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I have no idea if this should be created here but I have a simple question, anyone knows how to generate a skill strength meter similar to the one shown below

Found Here

All the help is really appreciated, thanks.

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The easiest way is probably to use an icon font that has suitable icons with "on"/"off" states (or just use the same icon with e.g. differing colors). Using a font means it's as simple as installing the font and typing (or inserting via character map etc if needs be) the relevant icons.

Here is an example using Font Awesome...

enter image description here

(Example is in Illustrator, but that's irrelevant; all you need to do is install the font.)

  • exactly what i was looking for, thank you very much – 8bits Apr 26 '17 at 9:11
  • @Cai: i recently started using FA for InDesign work and it is... awesome :) But i find i annoying when looking for an icon i have to browse through everything via the Glyphs panel. Any way to type a FA character by its unicode number? – Lucian Apr 26 '17 at 9:21
  • @Lucian no idea sorry, I just use the glyphs panel (as you can see from my screenshot :) – Cai Apr 26 '17 at 9:26
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    @Lucian you can do it the same way as in any other application its a operating system feature (so in windows you hold alt gr and type the number in the num pad). Also you can collect the glyphs you use frequently into a custom palette – joojaa Apr 26 '17 at 10:12
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There's a 99% chance Microsoft Word was not used to create that. Word is not adept at handling detailed layout intricacies and is most often not used by professional designers when they create their resumes.

As for the meter... it's just circles. Draw a row of circles.. fill some in. That's all there is to it. These types of "meters" are not actually based on any form of scientific data or quantitate studies. They are random, ambiguous visuals, that's all.

(How a native English speaker can only score a 9 out of 10 in "English Language" is a mystery to me -- are there days where he can't speak English???)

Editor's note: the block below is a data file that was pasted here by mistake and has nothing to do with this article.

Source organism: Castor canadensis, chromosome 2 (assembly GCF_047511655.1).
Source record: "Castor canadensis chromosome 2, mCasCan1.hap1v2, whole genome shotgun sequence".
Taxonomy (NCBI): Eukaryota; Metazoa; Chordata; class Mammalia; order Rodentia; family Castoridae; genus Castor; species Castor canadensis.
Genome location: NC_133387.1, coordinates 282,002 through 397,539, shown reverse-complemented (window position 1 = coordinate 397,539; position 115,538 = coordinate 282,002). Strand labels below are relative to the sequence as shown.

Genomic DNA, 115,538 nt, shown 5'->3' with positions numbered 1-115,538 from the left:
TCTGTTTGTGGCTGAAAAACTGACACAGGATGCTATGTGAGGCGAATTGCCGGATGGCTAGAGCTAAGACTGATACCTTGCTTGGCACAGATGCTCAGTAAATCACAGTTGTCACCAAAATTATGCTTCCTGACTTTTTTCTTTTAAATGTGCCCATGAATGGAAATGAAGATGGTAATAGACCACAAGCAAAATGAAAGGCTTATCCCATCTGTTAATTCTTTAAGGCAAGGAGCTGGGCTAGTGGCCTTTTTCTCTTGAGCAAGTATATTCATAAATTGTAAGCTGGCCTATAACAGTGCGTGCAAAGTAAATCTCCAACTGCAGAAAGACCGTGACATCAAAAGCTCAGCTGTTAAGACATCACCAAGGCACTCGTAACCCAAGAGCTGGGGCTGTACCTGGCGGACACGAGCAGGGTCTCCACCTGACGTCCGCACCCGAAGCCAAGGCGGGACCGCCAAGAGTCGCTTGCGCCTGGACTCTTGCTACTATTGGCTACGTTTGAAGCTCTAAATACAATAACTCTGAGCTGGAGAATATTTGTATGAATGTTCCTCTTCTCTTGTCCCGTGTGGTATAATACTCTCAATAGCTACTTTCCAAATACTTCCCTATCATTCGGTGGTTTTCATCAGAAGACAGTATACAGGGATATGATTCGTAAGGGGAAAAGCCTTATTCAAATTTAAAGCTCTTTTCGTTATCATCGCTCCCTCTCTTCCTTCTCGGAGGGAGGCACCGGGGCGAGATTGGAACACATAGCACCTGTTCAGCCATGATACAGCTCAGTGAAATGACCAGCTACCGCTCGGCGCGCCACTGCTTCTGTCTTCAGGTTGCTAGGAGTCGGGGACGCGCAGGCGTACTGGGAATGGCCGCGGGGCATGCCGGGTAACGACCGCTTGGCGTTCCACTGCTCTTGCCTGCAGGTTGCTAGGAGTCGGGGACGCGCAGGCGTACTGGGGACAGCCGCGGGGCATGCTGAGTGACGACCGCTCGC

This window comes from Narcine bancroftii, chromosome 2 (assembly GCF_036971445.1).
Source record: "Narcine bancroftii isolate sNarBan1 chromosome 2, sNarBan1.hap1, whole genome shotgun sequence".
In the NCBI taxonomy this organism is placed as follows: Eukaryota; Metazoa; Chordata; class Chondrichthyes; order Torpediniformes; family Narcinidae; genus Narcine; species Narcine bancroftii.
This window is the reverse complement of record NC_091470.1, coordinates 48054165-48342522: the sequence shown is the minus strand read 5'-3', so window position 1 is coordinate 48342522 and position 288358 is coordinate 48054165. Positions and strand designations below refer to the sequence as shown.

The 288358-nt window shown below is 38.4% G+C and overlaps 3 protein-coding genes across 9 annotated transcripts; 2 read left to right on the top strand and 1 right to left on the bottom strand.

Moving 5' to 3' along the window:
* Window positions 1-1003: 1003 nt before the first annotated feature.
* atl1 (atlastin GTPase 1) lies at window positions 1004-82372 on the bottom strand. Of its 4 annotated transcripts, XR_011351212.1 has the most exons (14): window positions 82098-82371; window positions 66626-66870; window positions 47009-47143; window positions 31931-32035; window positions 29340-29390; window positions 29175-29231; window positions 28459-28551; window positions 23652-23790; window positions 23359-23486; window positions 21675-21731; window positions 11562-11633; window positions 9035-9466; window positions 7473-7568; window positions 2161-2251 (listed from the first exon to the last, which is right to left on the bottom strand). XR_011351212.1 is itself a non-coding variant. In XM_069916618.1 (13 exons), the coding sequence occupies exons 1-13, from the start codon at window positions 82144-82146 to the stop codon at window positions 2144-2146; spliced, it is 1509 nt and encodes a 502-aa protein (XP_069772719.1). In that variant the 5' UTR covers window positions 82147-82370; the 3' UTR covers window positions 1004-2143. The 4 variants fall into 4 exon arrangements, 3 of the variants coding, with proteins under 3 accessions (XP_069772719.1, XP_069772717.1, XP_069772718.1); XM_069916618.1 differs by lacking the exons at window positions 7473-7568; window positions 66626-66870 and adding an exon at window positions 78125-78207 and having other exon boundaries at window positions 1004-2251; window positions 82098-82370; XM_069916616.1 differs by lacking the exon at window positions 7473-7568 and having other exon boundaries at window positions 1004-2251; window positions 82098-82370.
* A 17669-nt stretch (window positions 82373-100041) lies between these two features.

See Also:

Is having a skills bar chart on a resume a good idea?

And

Is a graphical/original resume a good idea for a designer?

  • Hello Metis, What you are saying is correct, those are not based on scientific methods, but let's be real and believe me, if your CV looks nice, you are already that much closer to grabbing that interview. I am a very well experienced Information Security Professional and I am not even getting a chance for an interview in some companies just because my CV is straight up technical and normal. I am looking to add those measures of course with the needed details to have it look better. I know word does not provide it but I was looking for a generator as I tried drawing circles and it was ugly – 8bits Apr 26 '17 at 8:04
  • I was looking to create something similar to those enhancv.com – 8bits Apr 26 '17 at 8:07
  • Uhm.. then sign up at that site. Sorry, but no one here is going to create a resume for you or make you a tutorial on how to create a resume. That's not what this site is for. – Scott Apr 26 '17 at 8:11
  • I know this, and of course, I am not asking anyone to create a resume for me as I already created my template, filled it, designed it and all that is missing is just those dotted circles and strength meters. – 8bits Apr 26 '17 at 8:15
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Most fonts have a 'bullet' character built in (alt-8 if you're on a mac, not sure for PC) or you can find a symbol font with a nice circle in it (such as m in Zapf Dingbats) to create a row of circles. Then add a stroke to them using the Format Text Effects / Text Line options in word. Once you have created your master set of icons with spacing and sizing that you like, it's then just a matter of making some of them white and some of them black (or whatever colour you like), as required for representing your skill levels.

enter image description here

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